“I have a different perspective than most authors,” he said. “I have three younger siblings and we did a lot of these hikes together as I researched the book. I recalled what I liked about these hikes but also what my seven-year-old brother liked about the hikes.”

This led Crerar to think about each route and how it would specifically appeal to families. 

“In each of the descriptions we have included what we think might be fun for kids that adults may overlook. Like a rock – to adults a big rock is just a big rock but to kids it can be fun to run around, to climb up or maybe it becomes a castle,” he said.

Ranging from first-timer easy to moderately challenging, the routes are accessible from reliable roads and popular staging areas. Each route includes: detailed directions to trailheads, colour maps and photographs, seasonal information, round-trip distances, trail commentary, and difficulty ratings, plus step-by-step directions. 

“One that is more on the adventurous side is Kennedy Falls,” said Crerar. “It’s becoming more popular but it is still a bit of a hidden gem. Many people are aware of the old logging camp which is half way along between the tree and the falls. It is a good way to explore some of Lynn Valley’s history. Of course, there is the falls itself to explore and a giant old growth tree that is a nice resting spot.”

WIth a bit more family time as a result of the Covid-19 pandemic, now is a great time to get outside, he said. 

“Hiking is a great way to destress and enjoy some family bonding time without being trapped in the house 24/7,” said Crerar. “The important thing is to stay six feet from others but the North Shore has lots of wider trails where you can do that. Also do your research, Provincial Parks are closed [Ed. Openings will be limited as of May 14, not in the Lower Mainland]. Most of these trails aren’t in Provincial Parks and are still open.”

Family Walks and Hikes on Greater Vancouver’s North Shore is available at your favourite book shop or online retailer.  


Looking for more?


There’s always something fun and exciting happening in Lynn Valley. Check out our Community Events Calendar or learn more about Local Activities, Mountain Biking or Hiking and Walking Trails.

Isolation adventures in Upper Lynn

In the weeks prior to the covid-19 pandemic call to stay home and stay safe, Lynn Valley’s Paul Dixon was putting many kilometres on his car, traversing the Lower Mainland photographing whatever piqued his interest. That all stopped March 20. 


Stay close to home


Retired almost two decades from his main career in municipal government, Dixon is now a freelance writer and photographer. Choosing to focus on projects that suit his passions gives him adventures near and far.  

“I was a professional wanderer,” he says. “I couldn’t make myself stay home, why would I? If it’s a beautiful day and I am gone.”

With a check of his notes, Dixon lists March trips criss crossing the Vancouver-area and beyond with his cameras. There were numerous stops in Ambleside and Burnaby Lake, but also Port Coquitlam, White Rock, the Rifle Bird Sanctuary in Delta, Harrison Mills and plenty more. He also has a clear date when that all changed.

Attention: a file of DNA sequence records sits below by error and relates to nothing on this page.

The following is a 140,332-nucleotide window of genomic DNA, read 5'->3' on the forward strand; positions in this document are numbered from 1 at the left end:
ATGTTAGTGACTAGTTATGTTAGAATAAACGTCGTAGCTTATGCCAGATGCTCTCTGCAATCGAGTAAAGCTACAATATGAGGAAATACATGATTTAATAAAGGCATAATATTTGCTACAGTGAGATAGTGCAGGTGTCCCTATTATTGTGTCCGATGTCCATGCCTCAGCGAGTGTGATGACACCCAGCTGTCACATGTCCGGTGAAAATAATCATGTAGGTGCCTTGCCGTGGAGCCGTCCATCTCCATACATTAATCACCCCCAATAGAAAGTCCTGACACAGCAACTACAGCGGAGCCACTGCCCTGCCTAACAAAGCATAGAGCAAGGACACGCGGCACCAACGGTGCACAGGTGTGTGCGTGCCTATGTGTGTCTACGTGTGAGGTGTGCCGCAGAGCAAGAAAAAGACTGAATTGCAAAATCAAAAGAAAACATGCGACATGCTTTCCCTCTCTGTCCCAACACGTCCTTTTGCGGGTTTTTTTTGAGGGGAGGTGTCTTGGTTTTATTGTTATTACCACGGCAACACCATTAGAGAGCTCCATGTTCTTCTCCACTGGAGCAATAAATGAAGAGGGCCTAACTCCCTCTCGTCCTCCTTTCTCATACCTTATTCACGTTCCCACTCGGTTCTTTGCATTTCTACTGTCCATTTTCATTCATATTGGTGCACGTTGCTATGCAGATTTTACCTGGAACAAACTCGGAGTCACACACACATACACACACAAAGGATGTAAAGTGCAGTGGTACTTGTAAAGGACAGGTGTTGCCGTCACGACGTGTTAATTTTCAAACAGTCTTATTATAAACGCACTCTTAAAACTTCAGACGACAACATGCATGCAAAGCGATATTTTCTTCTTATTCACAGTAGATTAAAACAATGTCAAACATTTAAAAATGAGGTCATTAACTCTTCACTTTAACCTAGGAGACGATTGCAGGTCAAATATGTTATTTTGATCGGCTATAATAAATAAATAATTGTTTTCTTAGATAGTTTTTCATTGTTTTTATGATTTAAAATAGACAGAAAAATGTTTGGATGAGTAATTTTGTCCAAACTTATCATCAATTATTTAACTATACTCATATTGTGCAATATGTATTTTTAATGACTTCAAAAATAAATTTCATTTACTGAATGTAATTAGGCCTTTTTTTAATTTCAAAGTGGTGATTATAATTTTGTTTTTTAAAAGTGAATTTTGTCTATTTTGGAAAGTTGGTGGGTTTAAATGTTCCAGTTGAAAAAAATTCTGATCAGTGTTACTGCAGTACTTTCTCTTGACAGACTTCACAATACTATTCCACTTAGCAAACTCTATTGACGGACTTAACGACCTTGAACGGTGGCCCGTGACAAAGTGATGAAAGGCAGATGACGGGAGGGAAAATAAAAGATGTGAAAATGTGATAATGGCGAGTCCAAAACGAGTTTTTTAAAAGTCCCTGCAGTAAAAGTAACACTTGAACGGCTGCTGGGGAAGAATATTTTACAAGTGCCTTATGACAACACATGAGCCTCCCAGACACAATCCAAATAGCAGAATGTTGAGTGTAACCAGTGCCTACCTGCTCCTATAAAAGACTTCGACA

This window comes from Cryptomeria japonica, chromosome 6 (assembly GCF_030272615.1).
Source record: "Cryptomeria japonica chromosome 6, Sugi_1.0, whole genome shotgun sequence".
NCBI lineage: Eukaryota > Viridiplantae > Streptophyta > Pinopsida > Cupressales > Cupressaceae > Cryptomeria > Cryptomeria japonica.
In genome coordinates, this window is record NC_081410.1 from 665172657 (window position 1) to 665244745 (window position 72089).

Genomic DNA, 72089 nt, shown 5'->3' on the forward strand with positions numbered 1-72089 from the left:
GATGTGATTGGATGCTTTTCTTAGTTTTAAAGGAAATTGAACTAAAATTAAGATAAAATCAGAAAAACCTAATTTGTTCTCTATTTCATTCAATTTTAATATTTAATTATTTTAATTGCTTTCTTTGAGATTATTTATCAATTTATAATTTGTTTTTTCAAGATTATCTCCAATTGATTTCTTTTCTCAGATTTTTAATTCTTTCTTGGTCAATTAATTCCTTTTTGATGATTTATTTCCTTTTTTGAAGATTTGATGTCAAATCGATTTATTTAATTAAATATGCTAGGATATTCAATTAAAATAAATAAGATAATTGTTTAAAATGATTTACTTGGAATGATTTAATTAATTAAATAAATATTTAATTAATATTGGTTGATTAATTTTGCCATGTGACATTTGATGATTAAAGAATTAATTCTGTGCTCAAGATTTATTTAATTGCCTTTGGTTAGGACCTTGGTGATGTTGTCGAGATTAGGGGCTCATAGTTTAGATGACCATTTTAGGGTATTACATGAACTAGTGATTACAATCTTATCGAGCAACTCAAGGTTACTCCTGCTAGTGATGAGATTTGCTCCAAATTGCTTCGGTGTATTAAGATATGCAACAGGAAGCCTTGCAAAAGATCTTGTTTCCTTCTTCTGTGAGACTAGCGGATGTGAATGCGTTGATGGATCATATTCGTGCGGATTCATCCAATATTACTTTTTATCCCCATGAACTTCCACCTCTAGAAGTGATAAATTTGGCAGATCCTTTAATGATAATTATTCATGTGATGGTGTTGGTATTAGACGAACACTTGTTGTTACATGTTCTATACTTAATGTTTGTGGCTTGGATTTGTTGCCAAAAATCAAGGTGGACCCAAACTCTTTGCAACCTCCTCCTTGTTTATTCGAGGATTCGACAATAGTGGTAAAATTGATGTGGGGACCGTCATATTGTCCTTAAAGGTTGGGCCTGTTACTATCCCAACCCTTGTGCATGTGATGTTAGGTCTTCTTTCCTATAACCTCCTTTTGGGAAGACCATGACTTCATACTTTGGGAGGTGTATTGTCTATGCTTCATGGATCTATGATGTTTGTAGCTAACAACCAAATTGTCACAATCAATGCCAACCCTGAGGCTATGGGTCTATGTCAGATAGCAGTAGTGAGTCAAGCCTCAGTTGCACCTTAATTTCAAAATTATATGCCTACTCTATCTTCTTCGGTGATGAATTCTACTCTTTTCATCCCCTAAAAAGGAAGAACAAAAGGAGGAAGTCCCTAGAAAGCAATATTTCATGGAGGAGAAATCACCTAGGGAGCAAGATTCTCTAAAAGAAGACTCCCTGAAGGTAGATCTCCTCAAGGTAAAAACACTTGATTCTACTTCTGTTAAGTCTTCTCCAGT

“I got a flicker on a neighbour’s chimney, and that is as far as I have been with my camera since March 20,” he says. “I am out on my back deck with a camera or one or two cameras  – doing my bit for society camped out at home. I put my feet up, with a book and a big glass of water and catch whatever comes.”


Backyard birds


The result has been a spontaneous collection of the life around his Upper Lynn home – much of it shared online. It’s an interesting reflection of life for everyone during the pandemic. With the request by local authorities to stay home, he was forced to reframe his interests – and their footprint. Since the pandemic began he has been delighting locals online with his beautiful wildlife images, all taken in his yard. 

Stellar’s Jay

“Now I am having just as good a time sitting on the back steps,” says Dixon. “I think that the past six weeks has been an opportunity to look at the world I’ve lived in up here in Lynn Valley though a slightly different perspective.” 

Claiming not to be a “birder” with a bucket list, Dixon does enjoy clicking things that fly from birds to planes. His current work is fitting in well with his passions. 

Conscious of wildlife beyond birds in his yard, Dixon forewent birder feeders for 15 years, concerned they lure bears and other creatures into the yard. With an eye to black bear foraging season he has temporarily added some to the yard. 

“It’s interesting to see some birds are attracted to the feeders but for the most part they aren’t interested in them. They take care of themselves. They pop in and pop out. It’s just fleeting glances.”

His patience has captured everything from the small – stunning hummingbirds to high drama – pigeon versus squirrel. 

The weather was generally pretty good and that gave me the opportunity to watch as the flowers started to bloom and it seemed that every day there was something new to see. Small details perhaps, but different from the day before. Some of the birds like the Juncos are here every day, while others like the Bushtits and Kinglets are infrequent visitors.”